907 free downloadable WPA posters from 1936 – 1943

wpa-postersReader Onawa read our story on the free downloadable NASA Jet Propulsion Lab posters and commented with this great tip: ‘The Library of Congress has a ton of WPA posters available for free download — if you’re willing to slog through their website. I found one I had been coveting and had it printed through a local photo lab once I resized it, and it looks great.” Well guess what? I found the magic link to avoid slogging, and here you go: Access to the complete library of 907 Works Progress Administration (WPA) posters produced from 1936 to 1943. Hours of free fun even just to look at!


Library of Congress, Prints & Photographs Division, WPA Poster Collection, LC-USZC4-5064

Note, here are the Rights & Restrictions, and the way I read them, these are free to print; but read ’em yourself to make sure you agree.

About the collection:

The Work Projects Administration (WPA) Poster Collection consists of 907 posters produced from 1936 to 1943 by various branches of the WPA. Of the 2,000 WPA posters known to exist, the Library of Congress’s collection of more than 900 is the largest. The posters were designed to publicize exhibits, community activities, theatrical productions, and health and educational programs in seventeen states and the District of Columbia, with the strongest representation from California, Illinois, New York, Ohio, and Pennsylvania. The results of one of the first U.S. Government programs to support the arts, the posters were added to the Library’s holdings in the 1940s.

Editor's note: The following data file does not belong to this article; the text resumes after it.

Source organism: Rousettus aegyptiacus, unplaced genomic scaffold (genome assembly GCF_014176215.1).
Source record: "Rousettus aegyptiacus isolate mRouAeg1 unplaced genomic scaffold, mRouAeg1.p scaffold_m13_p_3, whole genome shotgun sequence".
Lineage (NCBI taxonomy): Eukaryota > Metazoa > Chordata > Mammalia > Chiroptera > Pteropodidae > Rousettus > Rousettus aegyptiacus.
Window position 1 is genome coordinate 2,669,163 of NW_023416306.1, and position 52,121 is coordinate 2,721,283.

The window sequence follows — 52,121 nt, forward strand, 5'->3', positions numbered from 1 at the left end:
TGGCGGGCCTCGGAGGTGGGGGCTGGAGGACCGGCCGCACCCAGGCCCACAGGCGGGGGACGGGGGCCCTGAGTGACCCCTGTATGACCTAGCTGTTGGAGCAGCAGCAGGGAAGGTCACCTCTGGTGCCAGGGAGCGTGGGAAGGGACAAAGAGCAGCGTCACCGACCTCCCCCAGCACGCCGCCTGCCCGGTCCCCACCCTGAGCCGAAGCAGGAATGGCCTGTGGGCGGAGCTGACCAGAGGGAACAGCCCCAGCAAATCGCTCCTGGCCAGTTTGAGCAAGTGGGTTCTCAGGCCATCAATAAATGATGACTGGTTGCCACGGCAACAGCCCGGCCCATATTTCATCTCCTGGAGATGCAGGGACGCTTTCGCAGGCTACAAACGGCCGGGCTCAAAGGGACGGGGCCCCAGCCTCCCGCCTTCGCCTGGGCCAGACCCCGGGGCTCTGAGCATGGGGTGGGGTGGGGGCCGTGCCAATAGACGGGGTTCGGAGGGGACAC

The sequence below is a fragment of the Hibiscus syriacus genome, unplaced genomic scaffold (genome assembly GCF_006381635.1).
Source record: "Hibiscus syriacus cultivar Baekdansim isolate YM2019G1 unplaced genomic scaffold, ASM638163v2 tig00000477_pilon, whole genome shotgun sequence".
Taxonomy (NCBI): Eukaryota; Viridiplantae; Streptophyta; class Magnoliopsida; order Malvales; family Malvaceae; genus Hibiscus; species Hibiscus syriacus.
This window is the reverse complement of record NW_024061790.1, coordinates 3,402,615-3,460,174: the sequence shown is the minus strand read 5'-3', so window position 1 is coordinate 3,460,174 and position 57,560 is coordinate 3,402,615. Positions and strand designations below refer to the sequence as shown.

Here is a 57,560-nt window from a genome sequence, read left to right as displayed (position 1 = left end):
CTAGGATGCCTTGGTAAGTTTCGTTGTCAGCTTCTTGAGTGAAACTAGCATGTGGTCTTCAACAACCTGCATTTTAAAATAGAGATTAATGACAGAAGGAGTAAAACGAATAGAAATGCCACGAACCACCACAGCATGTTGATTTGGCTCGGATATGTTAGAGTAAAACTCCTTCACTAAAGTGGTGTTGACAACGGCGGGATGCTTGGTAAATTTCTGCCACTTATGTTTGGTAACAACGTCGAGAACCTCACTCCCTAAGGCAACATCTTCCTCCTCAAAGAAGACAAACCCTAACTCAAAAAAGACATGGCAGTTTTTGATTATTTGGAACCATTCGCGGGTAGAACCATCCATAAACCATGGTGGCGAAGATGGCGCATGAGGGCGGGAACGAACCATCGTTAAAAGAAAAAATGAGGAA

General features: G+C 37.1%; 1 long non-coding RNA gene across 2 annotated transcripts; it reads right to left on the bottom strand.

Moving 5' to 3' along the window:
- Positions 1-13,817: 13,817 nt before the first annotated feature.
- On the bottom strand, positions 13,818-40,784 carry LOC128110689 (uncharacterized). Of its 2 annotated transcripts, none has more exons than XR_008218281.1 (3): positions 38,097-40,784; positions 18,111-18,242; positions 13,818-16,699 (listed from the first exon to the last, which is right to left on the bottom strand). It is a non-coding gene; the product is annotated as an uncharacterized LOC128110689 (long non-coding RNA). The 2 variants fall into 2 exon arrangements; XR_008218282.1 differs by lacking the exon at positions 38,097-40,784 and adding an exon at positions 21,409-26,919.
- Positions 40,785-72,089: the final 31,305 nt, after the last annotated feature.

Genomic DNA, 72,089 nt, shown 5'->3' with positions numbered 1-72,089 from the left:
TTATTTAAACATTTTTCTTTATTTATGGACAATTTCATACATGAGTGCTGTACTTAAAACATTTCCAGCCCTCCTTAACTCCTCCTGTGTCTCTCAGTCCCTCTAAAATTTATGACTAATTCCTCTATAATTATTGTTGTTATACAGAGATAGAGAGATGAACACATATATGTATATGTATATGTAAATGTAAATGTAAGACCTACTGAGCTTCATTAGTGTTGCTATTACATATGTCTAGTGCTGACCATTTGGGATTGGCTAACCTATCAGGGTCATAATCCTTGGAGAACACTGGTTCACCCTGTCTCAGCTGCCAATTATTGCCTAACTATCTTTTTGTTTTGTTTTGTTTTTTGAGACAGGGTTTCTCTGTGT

Library of Congress, Prints & Photographs Division, WPA Poster Collection, LC-USZC2-909

This background on the collection is interesting to read, too!

Thanks, Onawa, for this great tip!

Poster-mania link love:


Get our retrolicious free newsletter.


Get our retrolicious free newsletter.


  1. Mary Elizabeth says

    Wonderful! I love the vibrant colors and the simplicity of some of them.

    And why shouldn’t we be able to download and print them? Our taxes paid for them. Or I should say, our parents’, grandparents’ and great-grandparents’ taxes paid for them. 🙂

  2. Carolyn says